Linkin Park: Living Things (Warner Bros.) Ever since the day I was forced to go to Warner Brothers Records and walk through a literal metal detector so that the hired security forces could be assured I had no recording device upon my person while being treated to an advance listen of one of their earlier albums, I knew this band was for me! They're so good! The latest set--which, it says here, "is informed by and built upon all previous Linkin Park albums"--unexpectedly takes its cue from the Electric Light Orchestra, whose original 1976 hit "Livin' Thing" was certainly a memorable pop smash, and goes those old dudes one better! An admittedly bizarre concept album, the set poses the question "Who do you think would like us more upon hearing this album? Inanimate objects or living things?" Though they perhaps have made too hasty a decision, if the album title is any indication, the album cover certainly stands as a fine warning about the danger of too much sun exposure! I like the last song best!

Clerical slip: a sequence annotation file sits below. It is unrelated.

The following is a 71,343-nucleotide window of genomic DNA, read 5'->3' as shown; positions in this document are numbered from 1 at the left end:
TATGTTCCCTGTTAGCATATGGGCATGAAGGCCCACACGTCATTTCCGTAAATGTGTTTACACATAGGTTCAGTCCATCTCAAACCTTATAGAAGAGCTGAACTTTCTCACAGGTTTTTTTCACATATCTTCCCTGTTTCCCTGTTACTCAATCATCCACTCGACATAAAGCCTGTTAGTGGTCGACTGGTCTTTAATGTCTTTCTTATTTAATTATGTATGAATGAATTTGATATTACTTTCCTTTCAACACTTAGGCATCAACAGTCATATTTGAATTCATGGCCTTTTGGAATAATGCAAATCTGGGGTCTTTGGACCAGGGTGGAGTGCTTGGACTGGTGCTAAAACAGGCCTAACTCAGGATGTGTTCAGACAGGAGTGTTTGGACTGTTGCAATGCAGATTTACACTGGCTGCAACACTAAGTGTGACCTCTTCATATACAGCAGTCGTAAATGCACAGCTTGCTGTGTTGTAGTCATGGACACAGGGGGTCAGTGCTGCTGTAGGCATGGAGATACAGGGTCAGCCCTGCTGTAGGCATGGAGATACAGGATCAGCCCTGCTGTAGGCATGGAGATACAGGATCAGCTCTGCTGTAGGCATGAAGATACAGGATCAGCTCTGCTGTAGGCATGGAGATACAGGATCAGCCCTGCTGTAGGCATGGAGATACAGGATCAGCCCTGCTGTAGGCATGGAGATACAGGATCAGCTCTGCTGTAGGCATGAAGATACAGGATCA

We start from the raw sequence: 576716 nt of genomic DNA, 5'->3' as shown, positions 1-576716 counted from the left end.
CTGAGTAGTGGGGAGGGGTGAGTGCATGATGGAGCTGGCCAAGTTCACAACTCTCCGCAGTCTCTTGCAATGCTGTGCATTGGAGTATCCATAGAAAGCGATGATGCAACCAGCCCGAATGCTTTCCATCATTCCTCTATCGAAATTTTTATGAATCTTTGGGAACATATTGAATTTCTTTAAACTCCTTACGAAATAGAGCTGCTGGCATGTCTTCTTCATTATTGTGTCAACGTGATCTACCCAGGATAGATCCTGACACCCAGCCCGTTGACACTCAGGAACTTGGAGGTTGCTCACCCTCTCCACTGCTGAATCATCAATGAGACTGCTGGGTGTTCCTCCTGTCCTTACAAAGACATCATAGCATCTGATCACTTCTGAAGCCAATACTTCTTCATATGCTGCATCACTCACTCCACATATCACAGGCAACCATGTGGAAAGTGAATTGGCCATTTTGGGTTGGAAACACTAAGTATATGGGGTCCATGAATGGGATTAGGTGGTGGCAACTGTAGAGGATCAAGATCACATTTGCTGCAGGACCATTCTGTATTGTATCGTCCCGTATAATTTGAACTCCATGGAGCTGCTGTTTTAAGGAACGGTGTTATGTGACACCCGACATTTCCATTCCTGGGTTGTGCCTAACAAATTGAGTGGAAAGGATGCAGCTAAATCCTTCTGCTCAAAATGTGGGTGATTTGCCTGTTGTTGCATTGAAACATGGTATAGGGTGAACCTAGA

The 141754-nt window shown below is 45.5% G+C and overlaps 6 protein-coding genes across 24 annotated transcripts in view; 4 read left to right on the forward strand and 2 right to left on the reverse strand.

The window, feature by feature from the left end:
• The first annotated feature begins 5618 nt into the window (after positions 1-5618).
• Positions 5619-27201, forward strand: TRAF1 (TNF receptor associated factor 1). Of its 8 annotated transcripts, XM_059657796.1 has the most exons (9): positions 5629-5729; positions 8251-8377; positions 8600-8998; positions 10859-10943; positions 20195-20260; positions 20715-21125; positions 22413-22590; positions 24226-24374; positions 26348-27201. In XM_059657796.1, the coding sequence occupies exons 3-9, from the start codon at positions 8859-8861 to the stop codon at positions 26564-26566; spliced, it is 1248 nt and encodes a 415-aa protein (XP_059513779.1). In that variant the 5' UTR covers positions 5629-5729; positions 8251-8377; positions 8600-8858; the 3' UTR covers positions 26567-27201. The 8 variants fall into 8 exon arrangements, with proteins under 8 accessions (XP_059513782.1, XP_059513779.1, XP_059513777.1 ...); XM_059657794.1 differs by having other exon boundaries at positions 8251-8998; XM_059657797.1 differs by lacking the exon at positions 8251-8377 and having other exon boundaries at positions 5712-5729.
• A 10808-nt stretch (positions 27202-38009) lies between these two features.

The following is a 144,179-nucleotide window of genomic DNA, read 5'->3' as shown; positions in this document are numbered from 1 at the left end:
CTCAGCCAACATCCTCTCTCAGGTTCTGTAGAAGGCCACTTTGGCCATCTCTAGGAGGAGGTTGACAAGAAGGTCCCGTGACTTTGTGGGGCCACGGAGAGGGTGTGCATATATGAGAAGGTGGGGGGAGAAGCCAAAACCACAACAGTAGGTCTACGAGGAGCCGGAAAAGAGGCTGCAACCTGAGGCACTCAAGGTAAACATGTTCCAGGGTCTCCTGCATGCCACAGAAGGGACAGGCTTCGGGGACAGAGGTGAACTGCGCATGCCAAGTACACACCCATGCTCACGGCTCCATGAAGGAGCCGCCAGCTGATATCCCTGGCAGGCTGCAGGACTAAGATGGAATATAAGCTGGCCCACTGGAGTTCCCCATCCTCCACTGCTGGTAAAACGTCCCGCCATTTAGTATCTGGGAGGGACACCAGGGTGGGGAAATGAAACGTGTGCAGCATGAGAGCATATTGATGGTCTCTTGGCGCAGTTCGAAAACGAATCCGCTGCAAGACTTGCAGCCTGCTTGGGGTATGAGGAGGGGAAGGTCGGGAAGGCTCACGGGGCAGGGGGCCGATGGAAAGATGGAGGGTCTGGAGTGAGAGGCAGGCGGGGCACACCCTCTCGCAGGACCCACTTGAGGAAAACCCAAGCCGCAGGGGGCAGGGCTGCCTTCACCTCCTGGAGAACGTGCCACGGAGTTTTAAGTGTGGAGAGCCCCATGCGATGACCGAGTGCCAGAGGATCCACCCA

R. Kelly: Write Me Back (RCA) I'm not sure people give enough credit to the raw sensitivity R. Kelly has displayed during the course of his illustrious career--and here, for his 11th studio set, the award-winning singer/songwriter lays his emotions bare on the table for all to see! Unexpectedly focusing on a childhood incident in which the young Kelly penned a darkly confessional letter to the Easter Bunny--who'd brought him a wonderful basket filled with jellybeans and the like--and, despite his candor, would never receive a postal acknowledgment, Kelly relives his past trauma in near-stunning style. Highlights include "You Are My World," "Share My Love, " "Fool For You," and the at times heartbreaking "Believe That It's So," in which the singer boldly states that he has absolutely no qualms about ordering rabbit when at an exotic foreign restaurant! And the album cover? Well, at least his tie is straight!